Businesses of all types and sizes throughout the United States, Mexico and beyond bring their disputes to Gardere's litigation team and receive practical, responsive, boutique-style attention in return. Our clients have access to the firepower and value of a well-known and highly-regarded Firm's capabilities and interdisciplinary strengths.
Gardere has a national and international energy practice formed around our Energy Industry Team, which is a multidisciplinary group of approximately 80 attorneys with diverse backgrounds, experience and skills specific to the energy industry. Our team includes attorneys who have served as in-house counsel for major energy companies, providing a depth of insight into our clients' needs, issues and concerns. We understand and regularly practice in virtually every sector of the energy, and we represent a wide variety of industry participants from multinational corporations to individuals.
From our offices in the United States and Mexico, our International Practice helps clients operate in today’s global economy. We have more than 30 professionals operating as a boutique within an Am Law 200 law firm and are able to provide focused service with the resources of a large firm. We understand that clients who are engaged in the global marketplace need lawyers who can operate seamlessly across multiple jurisdictions. Our international experts are multi-lingual, are culturally fluent and intimately familiar with various legal systems across the world, especially those in Latin America. Whether you need help with commercial transactions, regulatory matters, customs and import regulations, immigration matters, M&A and joint ventures, international disputes, or international tax planning, Gardere’s international team is here to assist you.
We represent domestic and foreign private funds in all aspects of fund formation, fund operations, platform and add-on acquisitions, and portfolio company operations. Our team has a reputation for being the go-to-lawyers for private equity funds, hedge funds, venture capital funds and family offices. We are known for our vast deal experience, the efficient way we staff and manage our work, and the way we maintain our relationships. We get deals done with sophisticated, strategic, and practical advice tailored to the needs of our clients.
*Not admitted to practice law.
BARRY BARNETT GUEST BLOGGER
Barry Barnett has been a Guest Blogger in the past, his Blawgletter provides great thoughts, and insights. I read his blogs regularly. Over the years Barry and I have had a number of cases together and he is an outstanding trial partner at Susman Godfrey.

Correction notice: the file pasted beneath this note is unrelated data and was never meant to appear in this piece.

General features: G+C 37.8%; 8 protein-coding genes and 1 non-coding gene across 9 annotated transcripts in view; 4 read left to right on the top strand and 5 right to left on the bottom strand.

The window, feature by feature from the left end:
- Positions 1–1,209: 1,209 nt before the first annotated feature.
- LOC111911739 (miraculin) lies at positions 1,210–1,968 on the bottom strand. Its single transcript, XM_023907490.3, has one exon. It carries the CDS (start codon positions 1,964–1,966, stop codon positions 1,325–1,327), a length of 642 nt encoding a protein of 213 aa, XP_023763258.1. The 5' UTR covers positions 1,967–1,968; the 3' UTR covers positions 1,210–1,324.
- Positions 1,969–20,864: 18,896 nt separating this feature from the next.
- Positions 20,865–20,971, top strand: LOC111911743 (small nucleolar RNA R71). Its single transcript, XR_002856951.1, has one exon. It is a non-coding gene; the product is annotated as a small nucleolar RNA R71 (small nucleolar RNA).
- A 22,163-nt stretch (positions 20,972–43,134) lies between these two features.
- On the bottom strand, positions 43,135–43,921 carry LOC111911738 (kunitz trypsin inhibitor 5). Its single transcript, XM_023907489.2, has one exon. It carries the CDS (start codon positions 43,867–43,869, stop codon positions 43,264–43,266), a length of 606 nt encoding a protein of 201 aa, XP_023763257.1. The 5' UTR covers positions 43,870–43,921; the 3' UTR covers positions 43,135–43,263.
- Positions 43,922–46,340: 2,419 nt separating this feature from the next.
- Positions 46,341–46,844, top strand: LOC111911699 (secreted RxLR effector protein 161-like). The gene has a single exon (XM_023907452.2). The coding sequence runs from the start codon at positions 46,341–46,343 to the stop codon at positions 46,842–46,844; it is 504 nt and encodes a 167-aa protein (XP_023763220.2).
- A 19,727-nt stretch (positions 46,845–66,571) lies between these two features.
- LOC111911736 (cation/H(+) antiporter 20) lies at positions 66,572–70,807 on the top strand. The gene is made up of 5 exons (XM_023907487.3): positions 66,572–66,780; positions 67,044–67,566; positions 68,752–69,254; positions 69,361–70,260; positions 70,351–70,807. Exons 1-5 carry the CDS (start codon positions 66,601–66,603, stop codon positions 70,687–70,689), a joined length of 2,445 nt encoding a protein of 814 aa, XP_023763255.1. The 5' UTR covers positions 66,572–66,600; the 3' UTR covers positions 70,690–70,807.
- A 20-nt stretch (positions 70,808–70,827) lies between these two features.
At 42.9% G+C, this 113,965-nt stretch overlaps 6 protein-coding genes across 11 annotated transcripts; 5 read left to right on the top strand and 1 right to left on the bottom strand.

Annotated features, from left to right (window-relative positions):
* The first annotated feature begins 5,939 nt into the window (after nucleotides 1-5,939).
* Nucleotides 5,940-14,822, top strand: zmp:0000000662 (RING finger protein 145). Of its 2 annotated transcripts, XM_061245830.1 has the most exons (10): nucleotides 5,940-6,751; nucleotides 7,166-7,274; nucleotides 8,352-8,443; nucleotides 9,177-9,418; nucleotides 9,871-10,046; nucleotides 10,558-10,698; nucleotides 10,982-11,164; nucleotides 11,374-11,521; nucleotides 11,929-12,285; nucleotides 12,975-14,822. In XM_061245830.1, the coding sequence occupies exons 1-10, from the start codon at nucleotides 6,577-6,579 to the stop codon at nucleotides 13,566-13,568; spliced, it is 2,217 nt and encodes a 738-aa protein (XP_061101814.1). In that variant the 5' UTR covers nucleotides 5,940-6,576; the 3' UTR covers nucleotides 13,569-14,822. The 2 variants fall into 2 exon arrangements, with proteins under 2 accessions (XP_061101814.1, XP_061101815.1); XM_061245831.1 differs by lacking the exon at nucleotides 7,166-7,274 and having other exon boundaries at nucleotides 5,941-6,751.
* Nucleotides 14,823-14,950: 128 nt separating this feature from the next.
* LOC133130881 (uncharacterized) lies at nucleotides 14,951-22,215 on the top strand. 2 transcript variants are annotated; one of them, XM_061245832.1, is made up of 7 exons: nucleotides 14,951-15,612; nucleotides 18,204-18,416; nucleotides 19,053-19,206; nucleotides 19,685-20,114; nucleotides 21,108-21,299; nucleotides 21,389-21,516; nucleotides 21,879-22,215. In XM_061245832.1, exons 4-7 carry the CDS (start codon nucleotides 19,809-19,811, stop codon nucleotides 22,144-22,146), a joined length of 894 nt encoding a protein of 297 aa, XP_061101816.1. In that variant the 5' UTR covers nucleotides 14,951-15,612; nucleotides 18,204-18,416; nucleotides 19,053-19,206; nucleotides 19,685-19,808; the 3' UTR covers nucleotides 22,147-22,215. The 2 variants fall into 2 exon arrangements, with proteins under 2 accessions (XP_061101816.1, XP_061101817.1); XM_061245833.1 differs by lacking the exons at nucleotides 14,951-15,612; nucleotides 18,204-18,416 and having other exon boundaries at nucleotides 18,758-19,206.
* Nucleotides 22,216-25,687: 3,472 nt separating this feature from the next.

Clear Error Test Governs Review of Patent Rulings, Supreme Court Holds
The U.S. Supreme Court held 8-2 today that the Federal Circuit may no longer ignore some rulings by trial court judges on how to construe patent claims. The outcome marks a major victory for parties that win the often-decisive battles over claim construction in Markman hearings in district court.
In Teva Pharmaceuticals USA, Inc. v. Sandoz, Inc., No. 13-854, slip op. at 4 (U.S. Jan. 20, 2015), the Court held that Rule 52(a)(6) governs review of “a district court’s resolution of subsidiary factual matters made in the courtse of its construction of a patent claim.”
The case turned on the meaning of “molecular weight” in a patent on a method for making a drug, Copaxone, that doctors prescribe for multiple sclerosis. The district court heard evidence on whether “a skilled artisan” in the field would know what the term meant, found that he or she would grasp it, and rejected Sandoz’s attack on the patent as invalid for indefinitess.
On appeal, the Federal Circuit reversed, ruling de novo that “molecular weight” had no definite meaning in the patent.
Justice Breyer’s majority opinion for the Court vacated the Federal Circuit’s decision and remanded for the lower court to reconsider in light of its obligation under Rule 52(a)(6) to uphold the district court’s fact findings unless Sandoz showed “clear error”.
Although the Court’s ruling applies both to infringement plaintiffs and infringement defendants, it as a practical matter helps plaintiffs more. Parties that claim infringement often have fewer resources than defendants do and must pursue claims — if at all — on a contingent-fee basis. For firms that handle infringement claims under a contingent-fee arrangement, winning in the trial court is crucial, and holding that victory on appeal is key.
By making trial courts’ Markman determinations less subject to appellate tinkering, the Court even-handedly leveled the playing field. But infringement plaintiffs and their contingent-fee counsel are the ones smiling the most.
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